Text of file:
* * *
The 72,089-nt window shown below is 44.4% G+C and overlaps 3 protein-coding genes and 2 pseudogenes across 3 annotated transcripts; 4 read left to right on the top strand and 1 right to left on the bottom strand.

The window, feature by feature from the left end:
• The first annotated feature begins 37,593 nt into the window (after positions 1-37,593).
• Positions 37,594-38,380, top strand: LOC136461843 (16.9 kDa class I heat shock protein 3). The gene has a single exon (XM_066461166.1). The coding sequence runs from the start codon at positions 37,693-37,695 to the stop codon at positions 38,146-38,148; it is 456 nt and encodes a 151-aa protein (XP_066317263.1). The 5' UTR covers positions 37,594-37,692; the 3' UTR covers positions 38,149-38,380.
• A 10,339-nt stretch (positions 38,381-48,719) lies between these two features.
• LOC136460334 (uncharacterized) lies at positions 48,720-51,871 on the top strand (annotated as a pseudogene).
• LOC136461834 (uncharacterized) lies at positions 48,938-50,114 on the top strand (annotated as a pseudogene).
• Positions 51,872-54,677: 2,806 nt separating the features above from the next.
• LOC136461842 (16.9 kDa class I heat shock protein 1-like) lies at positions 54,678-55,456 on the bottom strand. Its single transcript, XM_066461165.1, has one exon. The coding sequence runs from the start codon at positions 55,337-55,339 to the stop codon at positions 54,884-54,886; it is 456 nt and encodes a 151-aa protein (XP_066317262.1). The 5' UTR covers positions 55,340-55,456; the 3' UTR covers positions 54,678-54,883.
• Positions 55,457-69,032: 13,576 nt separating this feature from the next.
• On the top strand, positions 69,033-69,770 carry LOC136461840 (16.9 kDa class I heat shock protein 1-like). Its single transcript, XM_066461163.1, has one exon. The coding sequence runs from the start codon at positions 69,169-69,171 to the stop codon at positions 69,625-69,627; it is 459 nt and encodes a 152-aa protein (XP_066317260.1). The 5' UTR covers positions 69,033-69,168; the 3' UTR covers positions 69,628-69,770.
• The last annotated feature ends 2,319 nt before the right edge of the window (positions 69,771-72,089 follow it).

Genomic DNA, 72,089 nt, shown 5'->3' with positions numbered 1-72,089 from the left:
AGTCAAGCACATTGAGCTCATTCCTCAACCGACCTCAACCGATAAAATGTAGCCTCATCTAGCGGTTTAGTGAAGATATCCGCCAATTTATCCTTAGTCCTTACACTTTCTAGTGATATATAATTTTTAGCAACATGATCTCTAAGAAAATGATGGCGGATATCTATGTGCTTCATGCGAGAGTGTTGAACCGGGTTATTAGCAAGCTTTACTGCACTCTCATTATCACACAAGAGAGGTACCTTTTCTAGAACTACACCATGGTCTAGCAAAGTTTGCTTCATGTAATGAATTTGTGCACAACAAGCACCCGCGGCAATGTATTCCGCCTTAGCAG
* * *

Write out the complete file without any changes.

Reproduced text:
The 72,089-nt window shown below is 44.4% G+C and overlaps 3 protein-coding genes and 2 pseudogenes across 3 annotated transcripts; 4 read left to right on the top strand and 1 right to left on the bottom strand.

The window, feature by feature from the left end:
• The first annotated feature begins 37,593 nt into the window (after positions 1-37,593).
• Positions 37,594-38,380, top strand: LOC136461843 (16.9 kDa class I heat shock protein 3). The gene has a single exon (XM_066461166.1). The coding sequence runs from the start codon at positions 37,693-37,695 to the stop codon at positions 38,146-38,148; it is 456 nt and encodes a 151-aa protein (XP_066317263.1). The 5' UTR covers positions 37,594-37,692; the 3' UTR covers positions 38,149-38,380.
• A 10,339-nt stretch (positions 38,381-48,719) lies between these two features.
• LOC136460334 (uncharacterized) lies at positions 48,720-51,871 on the top strand (annotated as a pseudogene).
• LOC136461834 (uncharacterized) lies at positions 48,938-50,114 on the top strand (annotated as a pseudogene).
• Positions 51,872-54,677: 2,806 nt separating the features above from the next.
• LOC136461842 (16.9 kDa class I heat shock protein 1-like) lies at positions 54,678-55,456 on the bottom strand. Its single transcript, XM_066461165.1, has one exon. The coding sequence runs from the start codon at positions 55,337-55,339 to the stop codon at positions 54,884-54,886; it is 456 nt and encodes a 151-aa protein (XP_066317262.1). The 5' UTR covers positions 55,340-55,456; the 3' UTR covers positions 54,678-54,883.
• Positions 55,457-69,032: 13,576 nt separating this feature from the next.
• On the top strand, positions 69,033-69,770 carry LOC136461840 (16.9 kDa class I heat shock protein 1-like). Its single transcript, XM_066461163.1, has one exon. The coding sequence runs from the start codon at positions 69,169-69,171 to the stop codon at positions 69,625-69,627; it is 459 nt and encodes a 152-aa protein (XP_066317260.1). The 5' UTR covers positions 69,033-69,168; the 3' UTR covers positions 69,628-69,770.
• The last annotated feature ends 2,319 nt before the right edge of the window (positions 69,771-72,089 follow it).

Genomic DNA, 72,089 nt, shown 5'->3' with positions numbered 1-72,089 from the left:
AGTCAAGCACATTGAGCTCATTCCTCAACCGACCTCAACCGATAAAATGTAGCCTCATCTAGCGGTTTAGTGAAGATATCCGCCAATTTATCCTTAGTCCTTACACTTTCTAGTGATATATAATTTTTAGCAACATGATCTCTAAGAAAATGATGGCGGATATCTATGTGCTTCATGCGAGAGTGTTGAACCGGGTTATTAGCAAGCTTTACTGCACTCTCATTATCACACAAGAGAGGTACCTTTTCTAGAACTACACCATGGTCTAGCAAAGTTTGCTTCATGTAATGAATTTGTGCACAACAAGCACCCGCGGCAATGTATTCCGCCTTAGCAG